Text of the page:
I had serious doubts that any pousada would even let me in, looking like this, so I decided to get on the first asphalt road and take the fast way back home. It was already getting close to 6pm so it would be getting dark soon. it was about 250kms to get home, and only 75 to Ubatuba, but I couldn’t care less about Ubatuba at that point… It wouldn’t go anywhere and I would try again some other time.

3,5 hours later, I arrived home, extremely tired, cold as hell, but glad that I made this trip… At least I knew that this was not the way to get to Ubatuba on a XT660R, well certainly not in the wet season it isn’t

This is the route I was planning to follow…

And this is what I really did

The map shows my route as I left from Volta Redonda, making my way to Bananal, Arapeí and São Jose do Barreira, where the real ride (dirt roads) started…

Ilha Grande: Hiking, backpacking and scuba diving Paradise.

Located in the bay of Angra dos Reis, about 100 km west of Rio de Janeiro, Ilha Grande (Big Island), with its many secluded, sandy beaches, Atlantic rainforest and relaxed way of life, is a popular weekend and holiday destination in Brazil.

History of Ilha Grande

During the colonial period of Brazil, 400-500 years ago, Ilha Grande was a popular hideout for pirates, who used the island as a base for attacking the ships that carried gold and diamonds from Paraty to Rio de Janeiro. In the 18th century it became a base for slave traders and a prison, which only closed in 1994. After the prison closed, the island was turned into a natural reserve and this paved the road for the tourism that today is the major source of income for the inhabitants.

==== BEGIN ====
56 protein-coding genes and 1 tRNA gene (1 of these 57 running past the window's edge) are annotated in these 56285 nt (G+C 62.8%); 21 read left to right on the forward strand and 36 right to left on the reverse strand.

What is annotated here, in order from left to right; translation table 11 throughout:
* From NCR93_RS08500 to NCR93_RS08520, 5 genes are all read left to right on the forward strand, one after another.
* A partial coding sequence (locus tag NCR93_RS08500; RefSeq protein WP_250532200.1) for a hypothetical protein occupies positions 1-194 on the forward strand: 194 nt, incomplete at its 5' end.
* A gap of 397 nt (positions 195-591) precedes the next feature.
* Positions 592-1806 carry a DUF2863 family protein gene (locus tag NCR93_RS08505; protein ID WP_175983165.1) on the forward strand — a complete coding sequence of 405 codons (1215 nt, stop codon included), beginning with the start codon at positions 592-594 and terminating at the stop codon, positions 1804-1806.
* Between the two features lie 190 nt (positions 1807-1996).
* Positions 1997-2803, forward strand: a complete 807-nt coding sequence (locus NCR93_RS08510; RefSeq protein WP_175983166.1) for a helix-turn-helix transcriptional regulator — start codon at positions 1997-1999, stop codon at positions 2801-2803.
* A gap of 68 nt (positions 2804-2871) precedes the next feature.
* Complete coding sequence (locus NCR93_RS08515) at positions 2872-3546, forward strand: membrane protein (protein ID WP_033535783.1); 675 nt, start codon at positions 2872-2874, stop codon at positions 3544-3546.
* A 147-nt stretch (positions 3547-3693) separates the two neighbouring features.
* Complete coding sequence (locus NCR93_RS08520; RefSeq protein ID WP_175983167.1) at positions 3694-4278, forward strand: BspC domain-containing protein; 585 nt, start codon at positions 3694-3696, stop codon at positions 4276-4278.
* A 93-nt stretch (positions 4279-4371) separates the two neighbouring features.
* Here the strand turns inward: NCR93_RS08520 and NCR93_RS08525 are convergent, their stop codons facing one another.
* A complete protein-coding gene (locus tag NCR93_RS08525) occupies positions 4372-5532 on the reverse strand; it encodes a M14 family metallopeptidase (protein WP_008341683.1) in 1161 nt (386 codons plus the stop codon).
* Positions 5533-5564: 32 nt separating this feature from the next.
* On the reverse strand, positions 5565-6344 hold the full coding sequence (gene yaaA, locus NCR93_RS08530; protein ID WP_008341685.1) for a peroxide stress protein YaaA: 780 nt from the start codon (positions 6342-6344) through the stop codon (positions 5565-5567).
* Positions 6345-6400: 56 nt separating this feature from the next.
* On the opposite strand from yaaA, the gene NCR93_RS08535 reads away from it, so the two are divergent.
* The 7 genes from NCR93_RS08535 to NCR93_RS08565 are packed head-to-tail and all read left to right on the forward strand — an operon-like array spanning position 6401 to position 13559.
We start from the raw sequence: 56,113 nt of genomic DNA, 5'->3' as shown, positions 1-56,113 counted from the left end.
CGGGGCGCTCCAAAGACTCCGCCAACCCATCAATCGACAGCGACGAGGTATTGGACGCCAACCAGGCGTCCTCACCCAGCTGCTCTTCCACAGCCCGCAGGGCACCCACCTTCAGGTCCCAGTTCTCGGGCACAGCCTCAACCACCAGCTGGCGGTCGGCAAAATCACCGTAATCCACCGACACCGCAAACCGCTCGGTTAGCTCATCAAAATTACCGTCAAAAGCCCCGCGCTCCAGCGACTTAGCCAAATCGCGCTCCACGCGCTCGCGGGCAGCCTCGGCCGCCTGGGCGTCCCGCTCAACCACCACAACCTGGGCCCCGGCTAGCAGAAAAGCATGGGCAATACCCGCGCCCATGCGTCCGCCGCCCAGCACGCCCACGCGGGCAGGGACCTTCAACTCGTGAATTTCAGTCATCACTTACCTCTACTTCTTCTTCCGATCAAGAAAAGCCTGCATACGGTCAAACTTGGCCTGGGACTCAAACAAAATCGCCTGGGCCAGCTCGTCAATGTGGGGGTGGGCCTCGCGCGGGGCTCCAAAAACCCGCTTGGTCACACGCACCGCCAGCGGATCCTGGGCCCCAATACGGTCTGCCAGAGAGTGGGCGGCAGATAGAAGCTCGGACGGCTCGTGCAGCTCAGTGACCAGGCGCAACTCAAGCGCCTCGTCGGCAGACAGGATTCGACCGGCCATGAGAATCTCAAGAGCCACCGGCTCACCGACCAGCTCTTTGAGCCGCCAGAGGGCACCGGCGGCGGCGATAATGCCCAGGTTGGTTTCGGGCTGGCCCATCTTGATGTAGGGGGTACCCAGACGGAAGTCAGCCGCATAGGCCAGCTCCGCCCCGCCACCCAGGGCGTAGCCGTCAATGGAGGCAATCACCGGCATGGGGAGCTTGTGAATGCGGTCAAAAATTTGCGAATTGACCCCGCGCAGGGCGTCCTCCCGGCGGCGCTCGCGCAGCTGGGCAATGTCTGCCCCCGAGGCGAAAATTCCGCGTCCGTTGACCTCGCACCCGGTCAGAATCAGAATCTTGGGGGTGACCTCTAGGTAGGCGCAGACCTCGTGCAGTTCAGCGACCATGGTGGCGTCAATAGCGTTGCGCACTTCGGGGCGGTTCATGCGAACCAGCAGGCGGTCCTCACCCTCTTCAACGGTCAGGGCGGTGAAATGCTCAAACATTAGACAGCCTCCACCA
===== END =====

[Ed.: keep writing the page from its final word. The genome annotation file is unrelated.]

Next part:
Getting there

A typical schooner… Great way to do the crossing to Ilha Grande. People who get seasick easily, are better off taking one of the bigger ferries.

You can only get to Ilha Grande by boat, leaving from the ports of Angra dos Reis or Mangaratiba. The trip is about 1,5 hours and can be done by ferry or, a liitle more bumpy and adventurous, by schooner (my favorite). You arrive at the village of Abraao, Ilha Grandes major port/ hub, where most of the hotels and pousadas are located. Once on the island, you get around on foot or by small boats, that take you to the various beaches around the Island, or on a snorkeling or fishing trip.

Hiking

There are several hiking trails on the island. Starting from Abraao, you can just go a few kilometers to the next beach, or hike around the island in five to ten days, camping along the way. It is recommended to take a guide when going on a extensive hike. More than once, people have gotten lost in the dense forest.

One of the popular attractions on the island is the “Pico do Papagaio“, a mountain with a top in the shape of a parrot’s beak. The hike to the summit (almost 1000m) is considered heavy and again, should only be attempted with a guide.

Lopes Mendes beach on Ilha Grande. One of the most beautiful beaches on the Island. Even in high season there’s plenty of space for everybody.

Other hiking destinations are the beaches “Lopes Mendes”, “Dois Rios” and “Praia do aventureiro”, all located on the south side of he island.

Scuba diving

The clear waters around Ilha Grande and the smaller islands in the surrounding area make for a great number of terrific diving spots. In the village of Abraao you’ll find several agencies that offer diving trips all around the island, some of them have English speaking staff and instructors. A few of the most popular spots are: “Gruta do Acaiá”, “Ilha dos Meros” and “Ilha do Gurirí”. More info on this site (Portuguese).

If you’re not a scuba diver, snorkeling is another way to enjoy the awesome underwater scenery. You’ll find various places where you can rent a mask and flippers.

Important: When you plan a stay on Ilha Grande, make sure you stock up on cash, since most pousadas, restaurants and shops don’t accept cards and there are no banks or even ATM’s on the island. Other than that, you won’t see any cars (except of the police and fire department) or supermarkets, and you also won’t be able to use your mobile phone. In other words, everything is pretty basic on this tropical island paradise, but not having all these things is really part of the attraction.

Useful links:

  • check out this Map of Ilha Grande (source: Wikipedia)
  • find the best places to stay on Ilha Grande: Hidden Pousadas Brazil (advanced search => by city/town => Ilha Grande)
  • Ilha Grande Portal (English)